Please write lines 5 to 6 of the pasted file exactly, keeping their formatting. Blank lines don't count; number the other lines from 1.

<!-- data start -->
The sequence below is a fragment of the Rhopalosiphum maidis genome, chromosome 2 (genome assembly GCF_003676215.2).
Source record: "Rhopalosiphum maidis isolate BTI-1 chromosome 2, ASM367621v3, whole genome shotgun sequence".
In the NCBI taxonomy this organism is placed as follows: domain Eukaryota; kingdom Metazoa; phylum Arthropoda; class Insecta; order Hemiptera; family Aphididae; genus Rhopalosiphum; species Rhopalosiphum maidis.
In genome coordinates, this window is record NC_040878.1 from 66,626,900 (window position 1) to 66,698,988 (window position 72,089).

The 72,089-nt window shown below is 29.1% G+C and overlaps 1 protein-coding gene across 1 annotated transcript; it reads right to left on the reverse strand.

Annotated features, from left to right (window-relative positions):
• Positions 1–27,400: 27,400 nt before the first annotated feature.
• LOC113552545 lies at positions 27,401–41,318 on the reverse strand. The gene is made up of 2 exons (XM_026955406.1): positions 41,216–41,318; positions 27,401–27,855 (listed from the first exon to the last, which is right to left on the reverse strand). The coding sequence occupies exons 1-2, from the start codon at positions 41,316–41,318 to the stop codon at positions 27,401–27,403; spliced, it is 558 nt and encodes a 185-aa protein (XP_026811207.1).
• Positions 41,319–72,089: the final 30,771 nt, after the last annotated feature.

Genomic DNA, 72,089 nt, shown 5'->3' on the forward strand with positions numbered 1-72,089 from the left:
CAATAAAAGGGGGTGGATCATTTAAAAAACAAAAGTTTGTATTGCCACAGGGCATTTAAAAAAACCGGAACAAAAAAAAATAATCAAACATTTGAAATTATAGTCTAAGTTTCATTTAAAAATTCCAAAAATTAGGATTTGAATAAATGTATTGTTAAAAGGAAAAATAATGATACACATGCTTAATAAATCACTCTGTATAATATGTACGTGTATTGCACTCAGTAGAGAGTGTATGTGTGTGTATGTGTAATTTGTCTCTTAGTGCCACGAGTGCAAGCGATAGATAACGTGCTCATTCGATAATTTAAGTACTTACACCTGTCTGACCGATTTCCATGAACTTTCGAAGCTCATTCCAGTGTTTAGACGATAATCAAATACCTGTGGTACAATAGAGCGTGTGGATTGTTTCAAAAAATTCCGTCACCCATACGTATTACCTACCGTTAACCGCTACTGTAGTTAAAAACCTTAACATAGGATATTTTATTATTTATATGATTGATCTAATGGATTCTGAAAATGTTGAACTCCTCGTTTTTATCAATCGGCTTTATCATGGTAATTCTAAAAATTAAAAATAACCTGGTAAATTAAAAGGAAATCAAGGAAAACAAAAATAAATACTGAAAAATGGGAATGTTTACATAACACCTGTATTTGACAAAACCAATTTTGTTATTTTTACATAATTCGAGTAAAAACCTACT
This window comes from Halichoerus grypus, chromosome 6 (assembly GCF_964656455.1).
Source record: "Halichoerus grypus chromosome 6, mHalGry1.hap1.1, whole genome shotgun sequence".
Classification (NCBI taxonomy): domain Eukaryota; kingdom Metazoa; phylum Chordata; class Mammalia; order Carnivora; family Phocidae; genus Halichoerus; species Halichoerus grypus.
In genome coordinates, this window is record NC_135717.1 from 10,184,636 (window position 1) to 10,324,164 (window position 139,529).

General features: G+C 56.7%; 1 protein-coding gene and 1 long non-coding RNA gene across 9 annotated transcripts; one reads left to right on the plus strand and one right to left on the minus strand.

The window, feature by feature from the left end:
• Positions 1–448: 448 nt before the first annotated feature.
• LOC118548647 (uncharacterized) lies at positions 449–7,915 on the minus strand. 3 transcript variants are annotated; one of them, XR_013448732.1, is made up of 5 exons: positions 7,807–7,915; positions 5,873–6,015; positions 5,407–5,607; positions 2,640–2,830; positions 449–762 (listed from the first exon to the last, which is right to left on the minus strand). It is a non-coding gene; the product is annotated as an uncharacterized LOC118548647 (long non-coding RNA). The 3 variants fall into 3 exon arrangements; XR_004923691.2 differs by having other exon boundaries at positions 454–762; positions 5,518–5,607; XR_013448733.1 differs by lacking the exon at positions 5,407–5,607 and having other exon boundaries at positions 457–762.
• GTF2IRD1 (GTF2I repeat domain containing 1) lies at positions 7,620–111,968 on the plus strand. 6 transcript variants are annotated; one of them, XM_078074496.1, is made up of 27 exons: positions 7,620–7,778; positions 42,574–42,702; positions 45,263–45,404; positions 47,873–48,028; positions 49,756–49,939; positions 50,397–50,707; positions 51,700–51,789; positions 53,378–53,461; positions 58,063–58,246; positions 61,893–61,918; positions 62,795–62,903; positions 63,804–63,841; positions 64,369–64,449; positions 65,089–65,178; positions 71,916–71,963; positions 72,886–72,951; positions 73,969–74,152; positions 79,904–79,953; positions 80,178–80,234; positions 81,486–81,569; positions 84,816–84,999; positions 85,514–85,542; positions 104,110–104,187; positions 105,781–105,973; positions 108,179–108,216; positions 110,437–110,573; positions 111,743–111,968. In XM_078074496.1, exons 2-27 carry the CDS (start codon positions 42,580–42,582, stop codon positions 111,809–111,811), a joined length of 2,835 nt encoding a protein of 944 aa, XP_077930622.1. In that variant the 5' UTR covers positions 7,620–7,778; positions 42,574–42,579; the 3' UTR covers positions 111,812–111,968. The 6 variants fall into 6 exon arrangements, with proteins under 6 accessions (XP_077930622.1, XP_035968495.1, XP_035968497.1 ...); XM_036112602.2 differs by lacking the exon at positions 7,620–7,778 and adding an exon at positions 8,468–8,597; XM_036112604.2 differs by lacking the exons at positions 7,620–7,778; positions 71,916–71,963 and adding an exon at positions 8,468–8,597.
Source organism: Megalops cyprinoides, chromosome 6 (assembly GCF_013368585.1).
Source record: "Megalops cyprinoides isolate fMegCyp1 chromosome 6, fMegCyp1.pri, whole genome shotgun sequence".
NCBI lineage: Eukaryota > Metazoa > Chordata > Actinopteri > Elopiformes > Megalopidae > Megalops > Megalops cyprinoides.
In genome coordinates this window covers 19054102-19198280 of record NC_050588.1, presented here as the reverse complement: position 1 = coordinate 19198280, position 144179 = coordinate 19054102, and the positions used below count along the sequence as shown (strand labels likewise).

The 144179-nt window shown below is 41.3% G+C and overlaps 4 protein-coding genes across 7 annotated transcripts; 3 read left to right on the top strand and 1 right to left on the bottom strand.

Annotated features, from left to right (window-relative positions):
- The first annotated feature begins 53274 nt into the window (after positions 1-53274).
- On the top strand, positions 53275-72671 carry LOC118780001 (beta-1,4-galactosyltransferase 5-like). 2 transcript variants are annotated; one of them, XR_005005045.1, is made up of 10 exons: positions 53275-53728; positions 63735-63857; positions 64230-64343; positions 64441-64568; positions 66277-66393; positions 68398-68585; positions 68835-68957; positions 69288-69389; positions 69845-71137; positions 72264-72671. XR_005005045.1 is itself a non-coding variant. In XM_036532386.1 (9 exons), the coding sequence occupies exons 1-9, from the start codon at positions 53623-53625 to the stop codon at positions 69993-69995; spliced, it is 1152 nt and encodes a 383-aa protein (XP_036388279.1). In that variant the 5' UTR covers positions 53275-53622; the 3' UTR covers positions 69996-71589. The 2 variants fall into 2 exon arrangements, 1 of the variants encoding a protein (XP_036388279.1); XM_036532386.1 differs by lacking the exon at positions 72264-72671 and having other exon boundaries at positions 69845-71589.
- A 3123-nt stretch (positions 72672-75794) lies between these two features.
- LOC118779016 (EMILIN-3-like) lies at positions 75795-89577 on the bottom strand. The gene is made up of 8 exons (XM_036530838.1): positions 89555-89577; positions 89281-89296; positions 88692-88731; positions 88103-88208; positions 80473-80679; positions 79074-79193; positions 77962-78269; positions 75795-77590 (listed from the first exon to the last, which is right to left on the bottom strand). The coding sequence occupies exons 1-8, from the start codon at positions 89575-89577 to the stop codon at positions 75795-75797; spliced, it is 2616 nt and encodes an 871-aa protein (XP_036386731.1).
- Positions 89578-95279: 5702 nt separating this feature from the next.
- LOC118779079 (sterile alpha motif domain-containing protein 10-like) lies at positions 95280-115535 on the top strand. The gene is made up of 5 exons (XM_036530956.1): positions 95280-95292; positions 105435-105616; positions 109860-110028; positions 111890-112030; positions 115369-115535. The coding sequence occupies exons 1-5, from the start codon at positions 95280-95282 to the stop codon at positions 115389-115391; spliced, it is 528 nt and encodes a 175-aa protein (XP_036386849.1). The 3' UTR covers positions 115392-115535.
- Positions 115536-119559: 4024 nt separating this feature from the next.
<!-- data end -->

The 72,089-nt window shown below is 29.1% G+C and overlaps 1 protein-coding gene across 1 annotated transcript; it reads right to left on the reverse strand.

Annotated features, from left to right (window-relative positions):